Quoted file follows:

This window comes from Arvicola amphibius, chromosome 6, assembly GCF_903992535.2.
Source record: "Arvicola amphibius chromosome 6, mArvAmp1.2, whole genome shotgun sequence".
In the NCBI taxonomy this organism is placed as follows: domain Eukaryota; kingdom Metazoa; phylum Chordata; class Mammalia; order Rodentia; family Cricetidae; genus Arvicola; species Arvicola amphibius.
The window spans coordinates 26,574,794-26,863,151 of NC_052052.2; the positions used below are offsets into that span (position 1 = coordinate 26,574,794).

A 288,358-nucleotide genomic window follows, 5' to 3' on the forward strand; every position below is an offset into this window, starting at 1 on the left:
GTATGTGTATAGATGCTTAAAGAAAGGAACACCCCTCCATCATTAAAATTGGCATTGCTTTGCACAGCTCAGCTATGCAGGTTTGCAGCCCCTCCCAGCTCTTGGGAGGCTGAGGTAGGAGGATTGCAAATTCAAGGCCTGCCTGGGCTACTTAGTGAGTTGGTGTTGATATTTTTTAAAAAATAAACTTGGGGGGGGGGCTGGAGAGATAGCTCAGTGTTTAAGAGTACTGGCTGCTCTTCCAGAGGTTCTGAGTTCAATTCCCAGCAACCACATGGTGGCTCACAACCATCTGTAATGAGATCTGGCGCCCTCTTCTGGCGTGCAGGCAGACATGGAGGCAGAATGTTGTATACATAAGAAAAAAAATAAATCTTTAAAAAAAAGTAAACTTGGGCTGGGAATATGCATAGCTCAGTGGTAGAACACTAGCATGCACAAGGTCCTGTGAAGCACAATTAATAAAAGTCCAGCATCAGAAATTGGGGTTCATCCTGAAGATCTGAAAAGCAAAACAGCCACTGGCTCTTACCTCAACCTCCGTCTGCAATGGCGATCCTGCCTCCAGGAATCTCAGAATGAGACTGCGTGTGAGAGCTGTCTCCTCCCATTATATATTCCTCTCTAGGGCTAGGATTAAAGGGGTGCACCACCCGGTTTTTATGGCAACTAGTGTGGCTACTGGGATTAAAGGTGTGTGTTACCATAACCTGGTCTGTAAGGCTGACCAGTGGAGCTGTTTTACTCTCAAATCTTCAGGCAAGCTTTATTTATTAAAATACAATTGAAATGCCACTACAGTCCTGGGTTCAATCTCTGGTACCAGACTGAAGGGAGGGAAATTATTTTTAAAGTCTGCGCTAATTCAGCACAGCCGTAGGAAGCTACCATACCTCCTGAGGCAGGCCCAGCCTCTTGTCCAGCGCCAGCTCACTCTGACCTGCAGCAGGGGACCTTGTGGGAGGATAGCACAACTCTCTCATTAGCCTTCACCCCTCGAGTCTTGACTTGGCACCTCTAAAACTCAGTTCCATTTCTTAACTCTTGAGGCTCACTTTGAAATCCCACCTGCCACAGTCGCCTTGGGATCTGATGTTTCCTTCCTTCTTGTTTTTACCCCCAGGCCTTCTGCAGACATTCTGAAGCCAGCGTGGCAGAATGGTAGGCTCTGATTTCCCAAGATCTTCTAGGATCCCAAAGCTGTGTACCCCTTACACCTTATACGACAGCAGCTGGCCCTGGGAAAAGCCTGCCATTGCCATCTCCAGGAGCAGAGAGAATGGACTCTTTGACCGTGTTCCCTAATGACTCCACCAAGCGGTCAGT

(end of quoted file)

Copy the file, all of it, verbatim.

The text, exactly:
This window comes from Arvicola amphibius, chromosome 6, assembly GCF_903992535.2.
Source record: "Arvicola amphibius chromosome 6, mArvAmp1.2, whole genome shotgun sequence".
In the NCBI taxonomy this organism is placed as follows: domain Eukaryota; kingdom Metazoa; phylum Chordata; class Mammalia; order Rodentia; family Cricetidae; genus Arvicola; species Arvicola amphibius.
The window spans coordinates 26,574,794-26,863,151 of NC_052052.2; the positions used below are offsets into that span (position 1 = coordinate 26,574,794).

A 288,358-nucleotide genomic window follows, 5' to 3' on the forward strand; every position below is an offset into this window, starting at 1 on the left:
GTATGTGTATAGATGCTTAAAGAAAGGAACACCCCTCCATCATTAAAATTGGCATTGCTTTGCACAGCTCAGCTATGCAGGTTTGCAGCCCCTCCCAGCTCTTGGGAGGCTGAGGTAGGAGGATTGCAAATTCAAGGCCTGCCTGGGCTACTTAGTGAGTTGGTGTTGATATTTTTTAAAAAATAAACTTGGGGGGGGGGCTGGAGAGATAGCTCAGTGTTTAAGAGTACTGGCTGCTCTTCCAGAGGTTCTGAGTTCAATTCCCAGCAACCACATGGTGGCTCACAACCATCTGTAATGAGATCTGGCGCCCTCTTCTGGCGTGCAGGCAGACATGGAGGCAGAATGTTGTATACATAAGAAAAAAAATAAATCTTTAAAAAAAAGTAAACTTGGGCTGGGAATATGCATAGCTCAGTGGTAGAACACTAGCATGCACAAGGTCCTGTGAAGCACAATTAATAAAAGTCCAGCATCAGAAATTGGGGTTCATCCTGAAGATCTGAAAAGCAAAACAGCCACTGGCTCTTACCTCAACCTCCGTCTGCAATGGCGATCCTGCCTCCAGGAATCTCAGAATGAGACTGCGTGTGAGAGCTGTCTCCTCCCATTATATATTCCTCTCTAGGGCTAGGATTAAAGGGGTGCACCACCCGGTTTTTATGGCAACTAGTGTGGCTACTGGGATTAAAGGTGTGTGTTACCATAACCTGGTCTGTAAGGCTGACCAGTGGAGCTGTTTTACTCTCAAATCTTCAGGCAAGCTTTATTTATTAAAATACAATTGAAATGCCACTACAGTCCTGGGTTCAATCTCTGGTACCAGACTGAAGGGAGGGAAATTATTTTTAAAGTCTGCGCTAATTCAGCACAGCCGTAGGAAGCTACCATACCTCCTGAGGCAGGCCCAGCCTCTTGTCCAGCGCCAGCTCACTCTGACCTGCAGCAGGGGACCTTGTGGGAGGATAGCACAACTCTCTCATTAGCCTTCACCCCTCGAGTCTTGACTTGGCACCTCTAAAACTCAGTTCCATTTCTTAACTCTTGAGGCTCACTTTGAAATCCCACCTGCCACAGTCGCCTTGGGATCTGATGTTTCCTTCCTTCTTGTTTTTACCCCCAGGCCTTCTGCAGACATTCTGAAGCCAGCGTGGCAGAATGGTAGGCTCTGATTTCCCAAGATCTTCTAGGATCCCAAAGCTGTGTACCCCTTACACCTTATACGACAGCAGCTGGCCCTGGGAAAAGCCTGCCATTGCCATCTCCAGGAGCAGAGAGAATGGACTCTTTGACCGTGTTCCCTAATGACTCCACCAAGCGGTCAGT